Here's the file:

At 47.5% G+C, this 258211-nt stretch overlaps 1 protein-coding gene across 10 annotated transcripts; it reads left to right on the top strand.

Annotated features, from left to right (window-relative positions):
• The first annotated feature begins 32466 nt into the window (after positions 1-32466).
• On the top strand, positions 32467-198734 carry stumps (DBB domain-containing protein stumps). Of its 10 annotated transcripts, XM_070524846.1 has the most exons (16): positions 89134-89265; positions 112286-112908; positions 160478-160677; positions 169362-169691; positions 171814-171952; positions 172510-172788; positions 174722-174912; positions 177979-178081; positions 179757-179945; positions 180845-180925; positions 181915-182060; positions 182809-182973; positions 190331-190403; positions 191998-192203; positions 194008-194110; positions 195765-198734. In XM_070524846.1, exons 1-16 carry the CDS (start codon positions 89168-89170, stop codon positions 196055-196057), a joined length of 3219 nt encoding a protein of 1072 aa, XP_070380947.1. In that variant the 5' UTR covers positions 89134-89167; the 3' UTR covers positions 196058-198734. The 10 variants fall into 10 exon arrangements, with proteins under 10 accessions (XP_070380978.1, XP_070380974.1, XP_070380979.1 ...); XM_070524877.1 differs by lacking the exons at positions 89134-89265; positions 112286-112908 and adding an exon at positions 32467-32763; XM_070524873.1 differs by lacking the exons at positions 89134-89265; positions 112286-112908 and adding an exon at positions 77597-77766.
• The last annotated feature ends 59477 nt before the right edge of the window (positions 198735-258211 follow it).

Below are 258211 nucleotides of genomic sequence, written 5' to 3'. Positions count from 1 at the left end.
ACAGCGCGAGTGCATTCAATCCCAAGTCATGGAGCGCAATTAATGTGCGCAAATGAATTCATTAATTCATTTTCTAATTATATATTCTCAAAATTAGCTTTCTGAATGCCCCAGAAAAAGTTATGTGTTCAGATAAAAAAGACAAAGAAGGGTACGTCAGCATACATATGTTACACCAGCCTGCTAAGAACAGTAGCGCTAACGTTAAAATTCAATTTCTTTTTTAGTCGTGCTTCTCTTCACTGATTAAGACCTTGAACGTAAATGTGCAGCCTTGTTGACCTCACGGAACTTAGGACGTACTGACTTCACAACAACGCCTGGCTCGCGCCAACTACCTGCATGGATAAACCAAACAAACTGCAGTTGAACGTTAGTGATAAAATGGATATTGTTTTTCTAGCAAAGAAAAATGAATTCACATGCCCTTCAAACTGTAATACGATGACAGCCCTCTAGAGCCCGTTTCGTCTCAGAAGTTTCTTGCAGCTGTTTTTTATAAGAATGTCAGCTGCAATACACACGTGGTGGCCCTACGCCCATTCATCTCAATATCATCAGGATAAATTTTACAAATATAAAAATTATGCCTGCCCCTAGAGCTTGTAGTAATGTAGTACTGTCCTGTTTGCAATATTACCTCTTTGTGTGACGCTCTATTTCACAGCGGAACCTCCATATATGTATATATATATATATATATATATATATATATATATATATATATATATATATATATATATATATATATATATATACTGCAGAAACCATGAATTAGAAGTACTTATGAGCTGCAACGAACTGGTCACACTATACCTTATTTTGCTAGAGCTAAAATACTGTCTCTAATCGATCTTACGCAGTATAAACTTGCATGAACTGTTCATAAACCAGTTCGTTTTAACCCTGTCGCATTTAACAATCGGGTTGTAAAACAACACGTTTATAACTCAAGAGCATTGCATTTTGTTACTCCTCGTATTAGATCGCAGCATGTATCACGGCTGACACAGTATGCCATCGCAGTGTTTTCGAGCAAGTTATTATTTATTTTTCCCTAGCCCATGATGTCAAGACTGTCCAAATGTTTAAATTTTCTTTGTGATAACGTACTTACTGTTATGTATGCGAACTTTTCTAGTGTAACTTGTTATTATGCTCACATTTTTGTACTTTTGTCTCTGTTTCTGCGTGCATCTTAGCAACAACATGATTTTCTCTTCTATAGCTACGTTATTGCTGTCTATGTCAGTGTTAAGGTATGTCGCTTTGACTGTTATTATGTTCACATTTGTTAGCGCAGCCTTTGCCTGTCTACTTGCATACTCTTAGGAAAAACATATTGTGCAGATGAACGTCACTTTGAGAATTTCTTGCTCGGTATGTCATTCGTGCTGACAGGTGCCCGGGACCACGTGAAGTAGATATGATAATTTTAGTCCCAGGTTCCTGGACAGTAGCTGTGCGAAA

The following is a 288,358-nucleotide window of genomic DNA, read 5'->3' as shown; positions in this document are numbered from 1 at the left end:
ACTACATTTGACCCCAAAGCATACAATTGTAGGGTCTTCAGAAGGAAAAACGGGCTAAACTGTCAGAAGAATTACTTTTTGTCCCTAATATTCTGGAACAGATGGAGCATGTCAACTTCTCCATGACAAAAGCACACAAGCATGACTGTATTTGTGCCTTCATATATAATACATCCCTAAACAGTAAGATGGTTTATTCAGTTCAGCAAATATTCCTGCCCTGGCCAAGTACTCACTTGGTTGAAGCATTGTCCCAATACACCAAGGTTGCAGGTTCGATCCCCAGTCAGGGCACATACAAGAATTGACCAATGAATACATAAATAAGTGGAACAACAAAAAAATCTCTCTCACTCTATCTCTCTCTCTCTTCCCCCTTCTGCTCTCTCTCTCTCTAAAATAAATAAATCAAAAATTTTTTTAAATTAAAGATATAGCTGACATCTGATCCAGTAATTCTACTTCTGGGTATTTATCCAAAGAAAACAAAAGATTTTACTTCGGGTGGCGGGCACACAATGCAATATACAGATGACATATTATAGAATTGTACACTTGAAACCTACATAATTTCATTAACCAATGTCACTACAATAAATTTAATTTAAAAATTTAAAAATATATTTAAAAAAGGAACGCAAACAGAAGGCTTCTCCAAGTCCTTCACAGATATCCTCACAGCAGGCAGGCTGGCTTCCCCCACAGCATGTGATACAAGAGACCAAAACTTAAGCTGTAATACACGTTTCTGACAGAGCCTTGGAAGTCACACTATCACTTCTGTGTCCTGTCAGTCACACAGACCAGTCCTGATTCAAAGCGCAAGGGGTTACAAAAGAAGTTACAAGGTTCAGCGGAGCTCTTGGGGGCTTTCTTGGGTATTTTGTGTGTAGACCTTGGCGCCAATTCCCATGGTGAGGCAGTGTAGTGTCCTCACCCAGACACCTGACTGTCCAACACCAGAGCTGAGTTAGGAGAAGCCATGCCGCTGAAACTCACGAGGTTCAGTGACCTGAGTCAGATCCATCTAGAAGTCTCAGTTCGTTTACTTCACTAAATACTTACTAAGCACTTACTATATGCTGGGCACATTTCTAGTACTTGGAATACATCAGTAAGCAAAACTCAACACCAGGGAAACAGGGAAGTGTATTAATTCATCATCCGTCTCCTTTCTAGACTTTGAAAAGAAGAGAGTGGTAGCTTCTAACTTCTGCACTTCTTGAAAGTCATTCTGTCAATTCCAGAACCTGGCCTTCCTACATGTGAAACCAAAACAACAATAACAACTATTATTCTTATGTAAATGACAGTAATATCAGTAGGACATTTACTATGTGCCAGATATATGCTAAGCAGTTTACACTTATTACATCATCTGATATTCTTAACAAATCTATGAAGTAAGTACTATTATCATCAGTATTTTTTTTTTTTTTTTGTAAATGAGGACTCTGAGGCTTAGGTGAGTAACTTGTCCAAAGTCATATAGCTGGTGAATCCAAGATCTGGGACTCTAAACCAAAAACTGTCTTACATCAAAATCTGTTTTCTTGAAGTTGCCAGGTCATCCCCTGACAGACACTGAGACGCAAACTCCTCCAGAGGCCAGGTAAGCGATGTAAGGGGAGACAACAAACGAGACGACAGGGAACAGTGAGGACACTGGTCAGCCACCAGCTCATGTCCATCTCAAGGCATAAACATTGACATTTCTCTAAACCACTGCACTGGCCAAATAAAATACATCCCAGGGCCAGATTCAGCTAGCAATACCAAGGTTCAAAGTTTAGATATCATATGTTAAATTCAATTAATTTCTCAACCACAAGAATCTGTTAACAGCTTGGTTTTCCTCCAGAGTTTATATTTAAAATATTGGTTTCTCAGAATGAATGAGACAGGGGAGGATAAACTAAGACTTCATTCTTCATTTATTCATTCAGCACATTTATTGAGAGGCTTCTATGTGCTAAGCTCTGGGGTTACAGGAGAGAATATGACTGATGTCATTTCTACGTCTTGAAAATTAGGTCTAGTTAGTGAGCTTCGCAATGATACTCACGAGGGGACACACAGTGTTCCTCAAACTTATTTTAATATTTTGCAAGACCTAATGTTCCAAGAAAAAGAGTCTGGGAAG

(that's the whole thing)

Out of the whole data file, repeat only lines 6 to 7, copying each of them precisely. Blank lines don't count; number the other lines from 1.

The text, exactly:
Below are 258211 nucleotides of genomic sequence, written 5' to 3'. Positions count from 1 at the left end.
ACAGCGCGAGTGCATTCAATCCCAAGTCATGGAGCGCAATTAATGTGCGCAAATGAATTCATTAATTCATTTTCTAATTATATATTCTCAAAATTAGCTTTCTGAATGCCCCAGAAAAAGTTATGTGTTCAGATAAAAAAGACAAAGAAGGGTACGTCAGCATACATATGTTACACCAGCCTGCTAAGAACAGTAGCGCTAACGTTAAAATTCAATTTCTTTTTTAGTCGTGCTTCTCTTCACTGATTAAGACCTTGAACGTAAATGTGCAGCCTTGTTGACCTCACGGAACTTAGGACGTACTGACTTCACAACAACGCCTGGCTCGCGCCAACTACCTGCATGGATAAACCAAACAAACTGCAGTTGAACGTTAGTGATAAAATGGATATTGTTTTTCTAGCAAAGAAAAATGAATTCACATGCCCTTCAAACTGTAATACGATGACAGCCCTCTAGAGCCCGTTTCGTCTCAGAAGTTTCTTGCAGCTGTTTTTTATAAGAATGTCAGCTGCAATACACACGTGGTGGCCCTACGCCCATTCATCTCAATATCATCAGGATAAATTTTACAAATATAAAAATTATGCCTGCCCCTAGAGCTTGTAGTAATGTAGTACTGTCCTGTTTGCAATATTACCTCTTTGTGTGACGCTCTATTTCACAGCGGAACCTCCATATATGTATATATATATATATATATATATATATATATATATATATATATATATATATATATATATATATATATATATATACTGCAGAAACCATGAATTAGAAGTACTTATGAGCTGCAACGAACTGGTCACACTATACCTTATTTTGCTAGAGCTAAAATACTGTCTCTAATCGATCTTACGCAGTATAAACTTGCATGAACTGTTCATAAACCAGTTCGTTTTAACCCTGTCGCATTTAACAATCGGGTTGTAAAACAACACGTTTATAACTCAAGAGCATTGCATTTTGTTACTCCTCGTATTAGATCGCAGCATGTATCACGGCTGACACAGTATGCCATCGCAGTGTTTTCGAGCAAGTTATTATTTATTTTTCCCTAGCCCATGATGTCAAGACTGTCCAAATGTTTAAATTTTCTTTGTGATAACGTACTTACTGTTATGTATGCGAACTTTTCTAGTGTAACTTGTTATTATGCTCACATTTTTGTACTTTTGTCTCTGTTTCTGCGTGCATCTTAGCAACAACATGATTTTCTCTTCTATAGCTACGTTATTGCTGTCTATGTCAGTGTTAAGGTATGTCGCTTTGACTGTTATTATGTTCACATTTGTTAGCGCAGCCTTTGCCTGTCTACTTGCATACTCTTAGGAAAAACATATTGTGCAGATGAACGTCACTTTGAGAATTTCTTGCTCGGTATGTCATTCGTGCTGACAGGTGCCCGGGACCACGTGAAGTAGATATGATAATTTTAGTCCCAGGTTCCTGGACAGTAGCTGTGCGAAA